a reset unit (106), which is configured to receive a soft-reset command and to cause a soft reset of the lighting-control processor upon receiving the soft-reset command, the soft reset being a reset process under maintained provision of supply power to the lighting control processor and any device connected to the lighting-control processor; and
an exchange watchdog unit (108), which is configured to receive the exchange monitoring information, determine validity of the exchange monitoring information in accordance with a predefined validity criterion, and to provide the soft-reset command upon detecting that the received exchange monitoring information is not valid.
2. The lighting-control processor of claim 1, wherein the exchange watchdog unit (108) is configured to determine validity of the received exchange monitoring information by comparing the received exchange monitoring information with predefined template monitoring information, and to provide the soft-reset command if the received exchange monitoring information differs from the template monitoring information.
3. The lighting-control processor of claim 1, wherein the exchange watchdog unit (108) is additionally configured to provide a watchdog trigger signal, and wherein the exchange control unit is configured to receive the exchange watchdog trigger signal and to generate and provide the exchange monitoring information in response to receiving the exchange watchdog trigger signal.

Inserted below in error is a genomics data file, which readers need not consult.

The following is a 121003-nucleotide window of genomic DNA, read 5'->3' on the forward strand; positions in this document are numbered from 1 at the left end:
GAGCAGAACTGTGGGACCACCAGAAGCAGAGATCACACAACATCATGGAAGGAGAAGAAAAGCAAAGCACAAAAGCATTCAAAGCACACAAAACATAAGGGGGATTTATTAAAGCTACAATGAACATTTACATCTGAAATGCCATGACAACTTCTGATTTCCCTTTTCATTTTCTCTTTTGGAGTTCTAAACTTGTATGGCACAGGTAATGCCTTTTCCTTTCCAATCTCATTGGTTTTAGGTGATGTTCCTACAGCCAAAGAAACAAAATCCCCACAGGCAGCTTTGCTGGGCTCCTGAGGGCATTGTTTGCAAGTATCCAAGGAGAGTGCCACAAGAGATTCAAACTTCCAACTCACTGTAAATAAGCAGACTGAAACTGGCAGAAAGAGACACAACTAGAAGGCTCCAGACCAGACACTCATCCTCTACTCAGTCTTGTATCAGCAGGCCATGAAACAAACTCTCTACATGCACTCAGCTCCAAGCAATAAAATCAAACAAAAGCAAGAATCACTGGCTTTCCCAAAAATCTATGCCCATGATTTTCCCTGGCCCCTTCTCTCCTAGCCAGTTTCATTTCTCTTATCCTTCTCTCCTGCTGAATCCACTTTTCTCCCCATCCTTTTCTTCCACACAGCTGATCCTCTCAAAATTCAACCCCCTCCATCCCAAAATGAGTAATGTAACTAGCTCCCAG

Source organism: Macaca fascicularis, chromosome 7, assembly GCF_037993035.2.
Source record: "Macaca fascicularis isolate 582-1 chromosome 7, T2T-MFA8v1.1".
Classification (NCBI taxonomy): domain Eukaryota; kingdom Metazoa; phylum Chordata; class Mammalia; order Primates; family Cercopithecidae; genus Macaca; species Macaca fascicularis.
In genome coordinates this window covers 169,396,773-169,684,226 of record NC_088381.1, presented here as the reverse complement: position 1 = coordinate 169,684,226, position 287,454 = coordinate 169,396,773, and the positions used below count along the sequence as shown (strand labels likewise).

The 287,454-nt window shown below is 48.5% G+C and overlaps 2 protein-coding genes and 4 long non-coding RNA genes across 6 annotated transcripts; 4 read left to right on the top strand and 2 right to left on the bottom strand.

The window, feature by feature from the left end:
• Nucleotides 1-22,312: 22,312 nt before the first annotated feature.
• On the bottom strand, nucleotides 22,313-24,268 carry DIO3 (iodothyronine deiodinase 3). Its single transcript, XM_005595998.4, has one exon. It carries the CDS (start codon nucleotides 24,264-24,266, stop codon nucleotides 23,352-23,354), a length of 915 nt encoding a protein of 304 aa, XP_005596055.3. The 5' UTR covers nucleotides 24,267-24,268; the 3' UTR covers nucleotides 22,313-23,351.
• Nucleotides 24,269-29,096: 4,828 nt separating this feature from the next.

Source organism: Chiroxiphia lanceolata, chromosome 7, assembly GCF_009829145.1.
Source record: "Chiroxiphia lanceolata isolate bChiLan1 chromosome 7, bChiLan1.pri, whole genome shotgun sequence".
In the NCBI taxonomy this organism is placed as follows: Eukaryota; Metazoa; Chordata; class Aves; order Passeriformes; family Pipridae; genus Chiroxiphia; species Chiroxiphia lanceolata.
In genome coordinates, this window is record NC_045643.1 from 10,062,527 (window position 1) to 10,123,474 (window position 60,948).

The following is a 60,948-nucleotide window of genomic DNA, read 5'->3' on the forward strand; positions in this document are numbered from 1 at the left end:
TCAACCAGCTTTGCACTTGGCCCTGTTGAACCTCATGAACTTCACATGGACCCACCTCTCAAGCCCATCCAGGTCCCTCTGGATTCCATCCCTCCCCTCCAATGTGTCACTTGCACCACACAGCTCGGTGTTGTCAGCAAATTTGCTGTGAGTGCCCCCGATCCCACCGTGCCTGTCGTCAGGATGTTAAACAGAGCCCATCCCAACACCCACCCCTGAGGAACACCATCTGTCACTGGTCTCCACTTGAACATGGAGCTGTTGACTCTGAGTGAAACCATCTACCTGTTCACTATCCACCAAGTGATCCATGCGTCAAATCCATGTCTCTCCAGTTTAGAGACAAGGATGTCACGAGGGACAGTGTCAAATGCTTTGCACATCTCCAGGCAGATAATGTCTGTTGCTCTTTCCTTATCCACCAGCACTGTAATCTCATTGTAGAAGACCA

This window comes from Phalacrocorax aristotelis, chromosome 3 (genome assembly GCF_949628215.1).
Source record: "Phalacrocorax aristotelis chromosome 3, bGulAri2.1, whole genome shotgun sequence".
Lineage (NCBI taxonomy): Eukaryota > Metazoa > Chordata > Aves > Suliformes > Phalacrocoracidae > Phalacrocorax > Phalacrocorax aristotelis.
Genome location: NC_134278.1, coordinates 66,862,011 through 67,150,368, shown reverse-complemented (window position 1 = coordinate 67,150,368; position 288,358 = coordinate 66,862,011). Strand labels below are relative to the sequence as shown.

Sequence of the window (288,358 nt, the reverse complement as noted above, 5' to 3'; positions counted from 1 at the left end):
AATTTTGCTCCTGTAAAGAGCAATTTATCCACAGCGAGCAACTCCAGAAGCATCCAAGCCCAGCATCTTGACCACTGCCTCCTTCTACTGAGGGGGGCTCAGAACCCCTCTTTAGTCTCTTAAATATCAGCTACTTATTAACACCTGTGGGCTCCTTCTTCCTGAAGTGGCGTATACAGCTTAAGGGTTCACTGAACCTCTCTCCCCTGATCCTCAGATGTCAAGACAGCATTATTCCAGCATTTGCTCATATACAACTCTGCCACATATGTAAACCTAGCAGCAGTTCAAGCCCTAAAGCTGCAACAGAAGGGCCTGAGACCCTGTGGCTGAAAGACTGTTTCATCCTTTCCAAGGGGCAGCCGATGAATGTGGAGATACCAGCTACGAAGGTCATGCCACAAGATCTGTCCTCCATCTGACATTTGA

4. The lighting-control processor of claim 3, wherein the exchange watchdog unit (108) is additionally configured to provide the soft-reset command in absence of received exchange monitoring information after lapse of a predefined timeout time span measured from providing the exchange watchdog trigger signal.
5. The lighting-control processor of claim 1, wherein the exchange control unit (102) is configured to control the exchange of the lighting-control information via the lighting-control interface in accordance with an Internet Protocol stack.
6. The lighting-control processor of claims 3, wherein the exchange watchdog unit (108) is further configured to provide the watchdog trigger signal via the lighting-control interface (104) to a gateway server (406), which is external to the lighting-control processor, and to receive the exchange monitoring information in the form of gateway exchange monitoring information, determine validity of the gateway exchange monitoring information in accordance with a predefined validity criterion, and to provide the soft-reset command upon detecting that the received gateway exchange monitoring information is not valid.
7. A luminaire (402, 404), comprising at least one lighting unit (402.2, 404.2) for generating light and a lighting-control processor (402.1, 404.1) according to claim 1 for controlling operation of the at least one lighting unit.
8. The luminaire of claim 7, further comprising
a supply-power unit, which is connected to the lighting-control processor and which is configured to deliver electrical DC supply power to at least one electrical device including the at least one lighting unit via a plug-in power interface; wherein